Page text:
VTL teamed with dCS and Wilson Audio to offer a suave and sophisticated demonstration that highlighted the firm’s TP-6.5 signature phono stage with MC step-up ($12,000), TL-6.5 Series II signature linestage preamplifier ($15,000), and MB-185 Series III signature valve-type monoblock power amplifiers ($17,500).
Interestingly, both the VTL and dCS components in the demo system represented offerings ‘one click down’ from their respective manufacturer’s top-of-the-range products, but you really wouldn’t have guessed this from the system’s sound (well, unless you had the top-of-the-range models on hand for direct comparison). Even so, my thought was that these ‘one step down’ models might represent true sweet spots in their manufacturer’s product lines, offering near-mountaintop performance at an expensive but significantly lower-than-mountaintop price.
Historically, Luke Manley of VTL has a gift for configuring demo systems using Wilson loudspeakers (in this instance, Wilson’s comparatively affordable Sabrina floorstanders, priced at $15,900/pair), that deliver a well-balanced, revealing and sophisticate sound and this year’s dCS/VTL/Wilson system proved no exception. Nordost Odin 2 cabling no doubt helped in this venture.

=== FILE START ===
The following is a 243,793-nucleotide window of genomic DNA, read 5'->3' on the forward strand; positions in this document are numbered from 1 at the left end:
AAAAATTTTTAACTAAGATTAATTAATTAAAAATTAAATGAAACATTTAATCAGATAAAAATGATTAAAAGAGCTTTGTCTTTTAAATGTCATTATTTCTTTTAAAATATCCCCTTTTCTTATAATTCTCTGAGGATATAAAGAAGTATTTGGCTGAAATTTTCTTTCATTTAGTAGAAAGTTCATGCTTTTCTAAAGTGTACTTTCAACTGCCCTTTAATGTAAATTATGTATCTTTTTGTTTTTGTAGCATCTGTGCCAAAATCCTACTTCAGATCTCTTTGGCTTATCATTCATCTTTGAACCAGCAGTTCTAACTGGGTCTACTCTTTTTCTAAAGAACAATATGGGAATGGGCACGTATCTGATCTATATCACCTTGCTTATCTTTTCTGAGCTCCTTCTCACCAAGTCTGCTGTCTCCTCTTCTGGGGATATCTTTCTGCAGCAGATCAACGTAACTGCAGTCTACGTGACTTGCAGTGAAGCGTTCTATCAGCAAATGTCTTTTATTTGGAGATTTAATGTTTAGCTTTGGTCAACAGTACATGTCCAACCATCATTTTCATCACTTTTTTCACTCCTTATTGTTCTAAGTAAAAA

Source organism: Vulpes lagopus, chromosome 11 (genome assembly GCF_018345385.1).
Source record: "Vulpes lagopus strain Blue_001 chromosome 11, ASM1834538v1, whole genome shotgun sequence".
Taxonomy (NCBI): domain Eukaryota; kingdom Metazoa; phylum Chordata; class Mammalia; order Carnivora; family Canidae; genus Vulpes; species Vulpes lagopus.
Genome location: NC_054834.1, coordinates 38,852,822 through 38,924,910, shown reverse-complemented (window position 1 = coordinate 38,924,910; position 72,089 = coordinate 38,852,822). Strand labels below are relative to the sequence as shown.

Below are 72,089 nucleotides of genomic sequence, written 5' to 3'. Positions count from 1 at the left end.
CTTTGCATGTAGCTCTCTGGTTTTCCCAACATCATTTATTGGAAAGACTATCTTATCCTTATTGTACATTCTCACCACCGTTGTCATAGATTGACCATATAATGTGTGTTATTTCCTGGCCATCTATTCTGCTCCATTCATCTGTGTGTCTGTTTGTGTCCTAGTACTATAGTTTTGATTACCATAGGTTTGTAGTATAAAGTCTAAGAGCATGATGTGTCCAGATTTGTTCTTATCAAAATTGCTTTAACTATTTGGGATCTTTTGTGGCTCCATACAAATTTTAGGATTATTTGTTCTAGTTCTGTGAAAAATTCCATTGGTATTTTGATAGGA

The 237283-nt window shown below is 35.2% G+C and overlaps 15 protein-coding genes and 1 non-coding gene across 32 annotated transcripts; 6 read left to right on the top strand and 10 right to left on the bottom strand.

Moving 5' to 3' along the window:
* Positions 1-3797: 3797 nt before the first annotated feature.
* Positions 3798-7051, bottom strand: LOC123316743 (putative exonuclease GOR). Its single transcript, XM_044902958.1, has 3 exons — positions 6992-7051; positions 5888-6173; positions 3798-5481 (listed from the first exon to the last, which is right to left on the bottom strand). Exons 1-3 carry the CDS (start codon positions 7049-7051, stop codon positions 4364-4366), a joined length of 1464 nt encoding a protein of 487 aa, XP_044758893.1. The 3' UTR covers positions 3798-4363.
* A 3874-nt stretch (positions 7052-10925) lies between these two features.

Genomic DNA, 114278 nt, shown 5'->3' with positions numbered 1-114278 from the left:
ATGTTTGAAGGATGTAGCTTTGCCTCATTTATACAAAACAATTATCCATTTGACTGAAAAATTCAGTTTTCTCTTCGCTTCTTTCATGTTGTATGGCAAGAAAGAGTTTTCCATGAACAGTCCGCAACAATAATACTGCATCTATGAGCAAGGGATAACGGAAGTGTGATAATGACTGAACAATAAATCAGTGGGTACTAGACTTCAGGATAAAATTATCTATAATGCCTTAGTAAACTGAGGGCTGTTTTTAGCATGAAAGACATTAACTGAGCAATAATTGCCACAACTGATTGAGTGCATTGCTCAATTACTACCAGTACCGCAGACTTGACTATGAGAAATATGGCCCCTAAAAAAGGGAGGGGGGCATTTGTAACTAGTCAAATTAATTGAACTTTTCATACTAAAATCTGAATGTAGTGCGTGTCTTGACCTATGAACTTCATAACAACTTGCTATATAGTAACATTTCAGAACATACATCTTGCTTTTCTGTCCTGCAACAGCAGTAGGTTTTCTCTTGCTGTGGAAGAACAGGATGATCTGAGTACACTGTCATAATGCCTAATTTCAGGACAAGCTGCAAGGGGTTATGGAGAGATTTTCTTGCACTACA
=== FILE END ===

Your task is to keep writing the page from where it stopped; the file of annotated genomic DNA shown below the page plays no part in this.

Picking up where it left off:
Wilson Audio teamed with VTL (Vacuum Tube Logic) and dCS in a demo system highlighting one of Wilson’s least expensive loudspeakers: the three-way, $15,900/pair Sabrinas. The Sabrinas have been out long enough at this stage that they perhaps no longer qualify as being truly ‘new’ products, but I must say that every time I hear them I walk away thinking that they might well be one of Wilson’s most musically communicative and seductive offerings, as the dCS/VTL/Wilson system once again demonstrated.
Wyred4Sound was showing a very exciting prototype of its new 250Wpc Statement amp ($4,000) and its new Intimo headphone amplifier/DAC, which will be offered in both single-ended ($999) and balanced-output ($1,500) formats.
Having spent the past year and a half in promoting their Carmel 2 and Hailey 1.2 loudspeakers, the firm felt it was time to direct attention to YG's flagship speaker: the Sonja. Sonja's are offered in two forms: the two-module/channel Sonja 1.2 and the considerably larger three-module/channel Sonja 1.3 ($106,800). Both models were featured in three different rooms: GTT Audio's YG/Audionet room (featuring Sonja 1.3s), Jeff Rowland Design Group's Rowland/YG room (featuring Sonja 1.2s), and PS Audio's PS Audio/YG room (based on Sonja 1.3s).
I was only able to visit two of the three rooms (the Rowland room and the PS Audio room). In both those setting the speakers ably served the purpose of showing (most of) the potential of the new flagship electronics components used to drive them. However, based on prior listening experiences with the Sonjas, I felt that even though these demonstrations of YG's top-of-the-range loudspeaker showed substantial performance potential, they still had even more to give.